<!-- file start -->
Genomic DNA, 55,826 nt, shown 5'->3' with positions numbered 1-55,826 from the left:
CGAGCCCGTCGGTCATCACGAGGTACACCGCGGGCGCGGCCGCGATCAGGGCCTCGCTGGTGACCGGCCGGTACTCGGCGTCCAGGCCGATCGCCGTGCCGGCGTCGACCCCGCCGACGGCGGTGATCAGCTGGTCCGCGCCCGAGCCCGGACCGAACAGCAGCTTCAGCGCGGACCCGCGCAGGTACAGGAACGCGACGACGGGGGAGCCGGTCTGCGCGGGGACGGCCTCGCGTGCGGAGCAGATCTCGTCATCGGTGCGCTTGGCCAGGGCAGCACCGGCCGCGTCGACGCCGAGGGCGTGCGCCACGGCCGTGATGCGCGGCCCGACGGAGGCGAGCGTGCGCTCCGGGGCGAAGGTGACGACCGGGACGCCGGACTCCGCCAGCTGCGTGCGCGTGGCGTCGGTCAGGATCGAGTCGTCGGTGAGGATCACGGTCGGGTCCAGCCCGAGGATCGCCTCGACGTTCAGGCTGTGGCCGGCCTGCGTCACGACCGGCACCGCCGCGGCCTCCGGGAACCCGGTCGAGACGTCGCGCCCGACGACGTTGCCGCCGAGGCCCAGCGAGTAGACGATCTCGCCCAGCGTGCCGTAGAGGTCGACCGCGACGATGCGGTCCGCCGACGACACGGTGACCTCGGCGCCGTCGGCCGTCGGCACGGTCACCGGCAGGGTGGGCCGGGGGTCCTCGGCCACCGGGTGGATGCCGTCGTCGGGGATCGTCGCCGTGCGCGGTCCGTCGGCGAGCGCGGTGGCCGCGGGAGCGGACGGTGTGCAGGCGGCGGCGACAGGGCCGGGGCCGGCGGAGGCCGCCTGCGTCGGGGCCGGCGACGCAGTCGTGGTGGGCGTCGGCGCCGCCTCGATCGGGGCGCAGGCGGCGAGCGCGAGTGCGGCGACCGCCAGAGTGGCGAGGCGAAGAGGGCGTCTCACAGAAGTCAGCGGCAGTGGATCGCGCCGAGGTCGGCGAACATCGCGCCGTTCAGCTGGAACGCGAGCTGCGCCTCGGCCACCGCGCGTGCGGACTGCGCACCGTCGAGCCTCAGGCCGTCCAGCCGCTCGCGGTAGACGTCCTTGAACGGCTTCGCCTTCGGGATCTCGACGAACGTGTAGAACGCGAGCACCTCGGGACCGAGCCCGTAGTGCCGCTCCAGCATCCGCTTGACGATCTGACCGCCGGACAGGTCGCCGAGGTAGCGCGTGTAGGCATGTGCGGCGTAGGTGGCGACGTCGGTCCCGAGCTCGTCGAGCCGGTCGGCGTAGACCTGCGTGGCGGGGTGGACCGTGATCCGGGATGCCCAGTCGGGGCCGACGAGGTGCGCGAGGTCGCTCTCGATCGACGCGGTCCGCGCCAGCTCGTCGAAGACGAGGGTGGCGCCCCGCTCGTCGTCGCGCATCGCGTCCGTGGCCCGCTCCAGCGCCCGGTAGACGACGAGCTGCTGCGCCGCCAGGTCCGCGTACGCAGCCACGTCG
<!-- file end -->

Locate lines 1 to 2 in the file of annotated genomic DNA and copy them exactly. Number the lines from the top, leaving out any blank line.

Genomic DNA, 55,826 nt, shown 5'->3' with positions numbered 1-55,826 from the left:
CGAGCCCGTCGGTCATCACGAGGTACACCGCGGGCGCGGCCGCGATCAGGGCCTCGCTGGTGACCGGCCGGTACTCGGCGTCCAGGCCGATCGCCGTGCCGGCGTCGACCCCGCCGACGGCGGTGATCAGCTGGTCCGCGCCCGAGCCCGGACCGAACAGCAGCTTCAGCGCGGACCCGCGCAGGTACAGGAACGCGACGACGGGGGAGCCGGTCTGCGCGGGGACGGCCTCGCGTGCGGAGCAGATCTCGTCATCGGTGCGCTTGGCCAGGGCAGCACCGGCCGCGTCGACGCCGAGGGCGTGCGCCACGGCCGTGATGCGCGGCCCGACGGAGGCGAGCGTGCGCTCCGGGGCGAAGGTGACGACCGGGACGCCGGACTCCGCCAGCTGCGTGCGCGTGGCGTCGGTCAGGATCGAGTCGTCGGTGAGGATCACGGTCGGGTCCAGCCCGAGGATCGCCTCGACGTTCAGGCTGTGGCCGGCCTGCGTCACGACCGGCACCGCCGCGGCCTCCGGGAACCCGGTCGAGACGTCGCGCCCGACGACGTTGCCGCCGAGGCCCAGCGAGTAGACGATCTCGCCCAGCGTGCCGTAGAGGTCGACCGCGACGATGCGGTCCGCCGACGACACGGTGACCTCGGCGCCGTCGGCCGTCGGCACGGTCACCGGCAGGGTGGGCCGGGGGTCCTCGGCCACCGGGTGGATGCCGTCGTCGGGGATCGTCGCCGTGCGCGGTCCGTCGGCGAGCGCGGTGGCCGCGGGAGCGGACGGTGTGCAGGCGGCGGCGACAGGGCCGGGGCCGGCGGAGGCCGCCTGCGTCGGGGCCGGCGACGCAGTCGTGGTGGGCGTCGGCGCCGCCTCGATCGGGGCGCAGGCGGCGAGCGCGAGTGCGGCGACCGCCAGAGTGGCGAGGCGAAGAGGGCGTCTCACAGAAGTCAGCGGCAGTGGATCGCGCCGAGGTCGGCGAACATCGCGCCGTTCAGCTGGAACGCGAGCTGCGCCTCGGCCACCGCGCGTGCGGACTGCGCACCGTCGAGCCTCAGGCCGTCCAGCCGCTCGCGGTAGACGTCCTTGAACGGCTTCGCCTTCGGGATCTCGACGAACGTGTAGAACGCGAGCACCTCGGGACCGAGCCCGTAGTGCCGCTCCAGCATCCGCTTGACGATCTGACCGCCGGACAGGTCGCCGAGGTAGCGCGTGTAGGCATGTGCGGCGTAGGTGGCGACGTCGGTCCCGAGCTCGTCGAGCCGGTCGGCGTAGACCTGCGTGGCGGGGTGGACCGTGATCCGGGATGCCCAGTCGGGGCCGACGAGGTGCGCGAGGTCGCTCTCGATCGACGCGGTCCGCGCCAGCTCGTCGAAGACGAGGGTGGCGCCCCGCTCGTCGTCGCGCATCGCGTCCGTGGCCCGCTCCAGCGCCCGGTAGACGACGAGCTGCTGCGCCGCCAGGTCCGCGTACGCAGCCACGTCG